Maintenance Decision-Making Under the Cost Criterion and the Competing Risks Approach

Maintenance Decision-Making Under the Cost Criterion and the Competing Risks Approach

Rima Oudjedi Damerdji (Department of Computer Science, Université des Sciences et de la Technologie d'Oran Mohamed Boudiaf, USTO-MB, Oran, Algeria) and Myriam Noureddine (Department of Computer Science, Université des Sciences et de la Technologie d'Oran Mohamed Boudiaf, USTO-MB, Oran, Algeria)
Copyright: © 2017 |Pages: 17
DOI: 10.4018/IJDSST.2017010103
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Abstract

The definition of an appropriated maintenance policy appears essential to avoid the system failures and ensure its optimal operation, while taking into account the criteria of availability and costs. This article deals with a maintenance decision-making for a system subject to two competing maintenance actions, corrective and preventive maintenance. To define this situation of dependent competing risks, the Alert Delay model seems well suited because it involves the notion of a delivered alert before system failure in order to perform preventive maintenance. This paper proposes an approach including both an extension of the Alert Delay model where the considered system follows an exponential distribution, and the total maintenance cost assessment of the system. These two concepts provide an aid decision-making to select the optimal maintenance policy based on the minimal cost. The proposed approach is validated in a computer system localized in a real industrial enterprise.
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1. Introduction

Studies maintenance systems just like the other areas of dependability (Avižienis, Laprie, & Randell, 2001) are becoming an increasingly essential in any type of production. Henceforth, the purpose of maintenance is no longer content with a simple cleaning or repair components. It is nowadays a variety of activities and much more complex in order to improve and increase the lifetime of the system.

With the permanent technological evolutions, systems have become more critical and sensitive to failures. These failures and malfunctions require increased maintenance to ensure an optimal level of service in terms of reliability, availability and cost. To remedy the failures of these systems, several maintenance policies have been proposed (Bris, Châtelet, & Yalaoui, 2003; Caldeira Duarte, Taborda, Craveiro, & Trigo, 2006; Remy, Corset, Despéraux, Doyen, & Gaudoin, 2013; Hagmark, 2011; Taghipour & Banjevic, 2011; Tsai, Wang, & Tsai, 2004; Vatn & Aven, 2010; Wang, 2002) according to their complexity and criticality.

Generally, strategies are grouped into two broad classes: the corrective (CM) and preventive maintenance (PM). Corrective maintenance is performed after a failure and is intended to put the system in working condition but that will not avoid the consequences of failure. A more defensive approach is to implement a preventive maintenance which is carried out when the system is operating and is intended to reduce and prevent these failures. The preventive maintenance can be performed at predetermined intervals (Planned maintenance) or according to prescribed criteria (Condition-based preventive maintenance) for assessing the system degradation state and decide on an intervention when a certain threshold is reached (Dijoux & Gaudoin, 2013; Remy et al., 2013).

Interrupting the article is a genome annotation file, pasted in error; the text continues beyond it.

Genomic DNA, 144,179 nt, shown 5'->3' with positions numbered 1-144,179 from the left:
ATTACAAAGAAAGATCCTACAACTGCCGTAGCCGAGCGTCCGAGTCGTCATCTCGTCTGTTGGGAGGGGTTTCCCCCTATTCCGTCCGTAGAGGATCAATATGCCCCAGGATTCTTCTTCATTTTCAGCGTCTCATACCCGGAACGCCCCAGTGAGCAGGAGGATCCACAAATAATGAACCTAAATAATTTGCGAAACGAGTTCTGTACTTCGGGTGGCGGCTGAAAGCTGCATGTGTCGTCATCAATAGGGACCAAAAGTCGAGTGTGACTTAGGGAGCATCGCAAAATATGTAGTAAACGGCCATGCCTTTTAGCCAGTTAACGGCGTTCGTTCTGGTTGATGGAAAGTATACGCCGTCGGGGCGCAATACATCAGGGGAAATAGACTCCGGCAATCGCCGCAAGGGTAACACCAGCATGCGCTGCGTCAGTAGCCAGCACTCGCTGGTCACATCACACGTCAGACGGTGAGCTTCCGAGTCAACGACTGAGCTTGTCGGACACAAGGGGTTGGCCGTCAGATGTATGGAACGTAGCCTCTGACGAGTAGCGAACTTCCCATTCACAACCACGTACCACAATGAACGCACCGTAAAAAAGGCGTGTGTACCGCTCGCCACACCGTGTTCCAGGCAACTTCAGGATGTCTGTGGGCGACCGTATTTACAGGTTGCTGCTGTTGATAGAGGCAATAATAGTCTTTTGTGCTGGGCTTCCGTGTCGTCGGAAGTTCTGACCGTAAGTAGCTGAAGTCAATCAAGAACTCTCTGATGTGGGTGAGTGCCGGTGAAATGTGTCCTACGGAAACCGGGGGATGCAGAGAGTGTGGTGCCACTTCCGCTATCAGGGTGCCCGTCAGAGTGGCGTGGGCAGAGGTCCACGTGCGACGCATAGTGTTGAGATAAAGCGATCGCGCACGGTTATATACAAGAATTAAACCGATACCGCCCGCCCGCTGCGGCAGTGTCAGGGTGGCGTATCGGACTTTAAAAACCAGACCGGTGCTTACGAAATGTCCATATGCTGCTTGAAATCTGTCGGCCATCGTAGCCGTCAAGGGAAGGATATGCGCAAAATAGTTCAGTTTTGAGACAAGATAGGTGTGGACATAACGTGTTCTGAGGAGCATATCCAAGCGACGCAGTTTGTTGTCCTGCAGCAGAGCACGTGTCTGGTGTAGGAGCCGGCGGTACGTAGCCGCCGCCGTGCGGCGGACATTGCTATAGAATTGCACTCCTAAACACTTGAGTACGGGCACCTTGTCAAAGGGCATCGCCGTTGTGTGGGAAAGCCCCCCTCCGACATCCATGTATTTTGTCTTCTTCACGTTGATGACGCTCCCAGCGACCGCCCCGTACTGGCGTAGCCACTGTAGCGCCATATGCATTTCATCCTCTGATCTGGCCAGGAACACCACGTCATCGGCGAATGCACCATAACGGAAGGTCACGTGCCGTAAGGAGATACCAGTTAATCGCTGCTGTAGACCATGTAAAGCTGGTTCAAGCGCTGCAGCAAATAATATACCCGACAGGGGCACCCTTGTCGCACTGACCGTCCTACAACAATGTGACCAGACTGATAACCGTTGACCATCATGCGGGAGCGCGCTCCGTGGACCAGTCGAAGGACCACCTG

After restarting the system, it is unknown if the next maintenance will be corrective or preventive. The simple way of modelling this situation is the competing risks theory, introduced in the context of maintenance in Bunea and Bedford (2002).

The idea of competing risks is to model the situation where a random event may be due to several causes or risks. The event can be failure mode, maintenance actions, etc. The competing risk theory has spread through various fields of science such as statistics, medicine, demography and actuarial science.

In the context of maintenance, the competing risks can be viewed as the maintenance actions like in Bedford and Alkali (2009) and Hagmark (2011). These maintenances can put the system in the state as good as new called AGAN (perfect maintenance) or in the state as bad as old called ABAO (minimal maintenance). However, reality is between these two extreme cases: maintenance reduces failures intensity but does not leave the system as good as new. This is known as imperfect maintenance (Remy et al., 2013).

In this study, the authors propose to define maintenance policies through the warning delivered by the system when the degradation passes a critical threshold and avoid the failure by a preventive maintenance. The approach is defined by the new dependant competing risks model called: Alert Delay model. This model is important for making decision about which kind of maintenance could be perform. When both kinds of maintenance are considered, it is necessary to add information about the possible dependency between PM and CM. Indeed, the aim of PM is to reduce the frequency of failure, so PM should delay CM. Finally, CM can have an influence on the future PM policy. So, to model this situation, it is needed to define dependent competing risks models.

The Alert Delay model provides this information, considering that maintenances are assumed to be perfect. However, despite this limit, this model offers a powerful framework to estimate the dependency between the two maintenances. In this case, we assumed that when the system fails, the system is immediately repaired and put in function again; so, each maintenance leaves the system in a state as good as new.

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